12 July 2011

Open Letter to Dr. James R. White (1 of 3)

by Frank Turk

Dear James --

It's a funny thing: most people know you as a rather uncompromising apologist, but when I owned the bookstore the best-selling book you publish (and I kept them all on the shelf) was the little 98-page tome, Grieving: Our Path Back to Peace. This book is a top-10 best-seller in its category (Death + Grieving), and is a great insight into your heart as a pastor and as a Christian with regard to your real love of people. It doesn't outsell the KJVO Controversy or The Potter's Freedom, but it's a book which all kinds of people buy not realizing that it's written by the same guy who was the first to comprehensively out Harold Camping as a gigantic spiritual fraud, and whom Ergun Caner has called a hypercalvinist heretic.


This letter is one of three letters I'm going to write to you over the next 3 weeks, and they all stem from one specific tweet you sent to me:

I was an early adopter of the internet, and so were you. In fact, you and I would never have met except for the internet, so I count that as a win for me.  It's one of those things Jesus will pat you on the back for in the final account and say, "thanks for being my means of grace to that malcontent Frank."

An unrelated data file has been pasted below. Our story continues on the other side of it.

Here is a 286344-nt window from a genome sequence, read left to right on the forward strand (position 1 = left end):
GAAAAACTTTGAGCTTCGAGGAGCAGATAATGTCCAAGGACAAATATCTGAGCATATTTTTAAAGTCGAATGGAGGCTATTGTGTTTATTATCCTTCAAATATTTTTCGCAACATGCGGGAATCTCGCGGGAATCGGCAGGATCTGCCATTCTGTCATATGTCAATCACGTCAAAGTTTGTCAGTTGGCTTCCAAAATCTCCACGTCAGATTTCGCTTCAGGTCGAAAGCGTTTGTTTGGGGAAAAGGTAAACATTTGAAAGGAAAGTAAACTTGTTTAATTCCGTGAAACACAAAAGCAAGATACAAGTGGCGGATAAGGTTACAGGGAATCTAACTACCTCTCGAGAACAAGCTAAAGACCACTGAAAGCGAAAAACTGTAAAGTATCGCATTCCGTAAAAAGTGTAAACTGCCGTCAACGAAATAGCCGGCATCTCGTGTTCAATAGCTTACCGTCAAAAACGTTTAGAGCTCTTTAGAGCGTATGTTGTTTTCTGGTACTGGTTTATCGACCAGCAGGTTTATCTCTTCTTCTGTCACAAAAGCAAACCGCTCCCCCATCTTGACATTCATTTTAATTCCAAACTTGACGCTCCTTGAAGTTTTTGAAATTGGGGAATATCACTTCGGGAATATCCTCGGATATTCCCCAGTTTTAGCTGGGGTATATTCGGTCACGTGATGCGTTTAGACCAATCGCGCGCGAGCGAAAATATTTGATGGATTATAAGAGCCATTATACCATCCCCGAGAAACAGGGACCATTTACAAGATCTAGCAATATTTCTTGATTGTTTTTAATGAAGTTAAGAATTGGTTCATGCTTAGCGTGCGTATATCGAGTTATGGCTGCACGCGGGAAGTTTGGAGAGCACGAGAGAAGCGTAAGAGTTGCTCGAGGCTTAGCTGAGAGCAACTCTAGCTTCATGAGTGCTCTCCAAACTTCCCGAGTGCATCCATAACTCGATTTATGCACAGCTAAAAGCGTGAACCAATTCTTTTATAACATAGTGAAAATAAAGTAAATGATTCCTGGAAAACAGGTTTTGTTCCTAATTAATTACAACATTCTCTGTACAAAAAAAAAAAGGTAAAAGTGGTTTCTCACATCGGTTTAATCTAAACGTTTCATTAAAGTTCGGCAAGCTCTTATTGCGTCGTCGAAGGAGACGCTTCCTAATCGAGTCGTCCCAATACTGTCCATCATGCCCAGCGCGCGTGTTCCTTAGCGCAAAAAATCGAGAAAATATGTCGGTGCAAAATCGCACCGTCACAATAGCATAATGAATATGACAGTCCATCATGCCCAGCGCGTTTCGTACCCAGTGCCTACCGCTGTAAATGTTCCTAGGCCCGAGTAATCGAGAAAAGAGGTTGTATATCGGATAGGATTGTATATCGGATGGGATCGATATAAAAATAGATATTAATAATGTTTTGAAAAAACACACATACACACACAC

There are brilliantly-good things that really could never have happened without the internet. Specifically, there are things good and great for the sake of the Christian faith in the English-speaking world which could never have happened without the internet, and I think your ministry overall is one of them. Perhaps you might have found another way to make AOMin an influential voice in the Christian conversation in English -- maybe thru newsletters or thru radio or the debates -- but the AOMin that exists today is, let's face it, a product of the medium in which it has grown up and which it has confronted.

So in this first of three letters, I wanted to say plainly: there are three people in this world to whom I owe a splendiferous spiritual debt. The first is the pastor who baptized me and made me more than someone with just a hollow confession of Christ as savior; the second is my wife who has been spectacularly-loving and patient with me as I have gone from spiritual infant to christian husband and father in our home; and the last, quite plainly, is you.

See: in being an early-adopter of the internet, I was on a road a lot of initially well-meaning people start on. I saw a gigantic wave of trash on the internet from people who are simply uninformed about the basic facts of the Christian faith -- let alone the substance and meaning of the Christian faith. And it's easy for any person halfway-serious about Christ and His work for us to get involved in trying to straighten some of that out.

I found myself, in the late 90's, sort of embroiled in an accidental stew of amateur apologetics. I had a column in a short-lived webzine called "IM-UR", and was a regular contributor at what was then MSNBC.com's religion & faith forum/BBS. I was also in the middle of many forums at the theological Sargasso Sea which was CARM.org. And I was both under-informed and overwhelmed. I was looking for resources, and I found your book, the Potter's Freedom.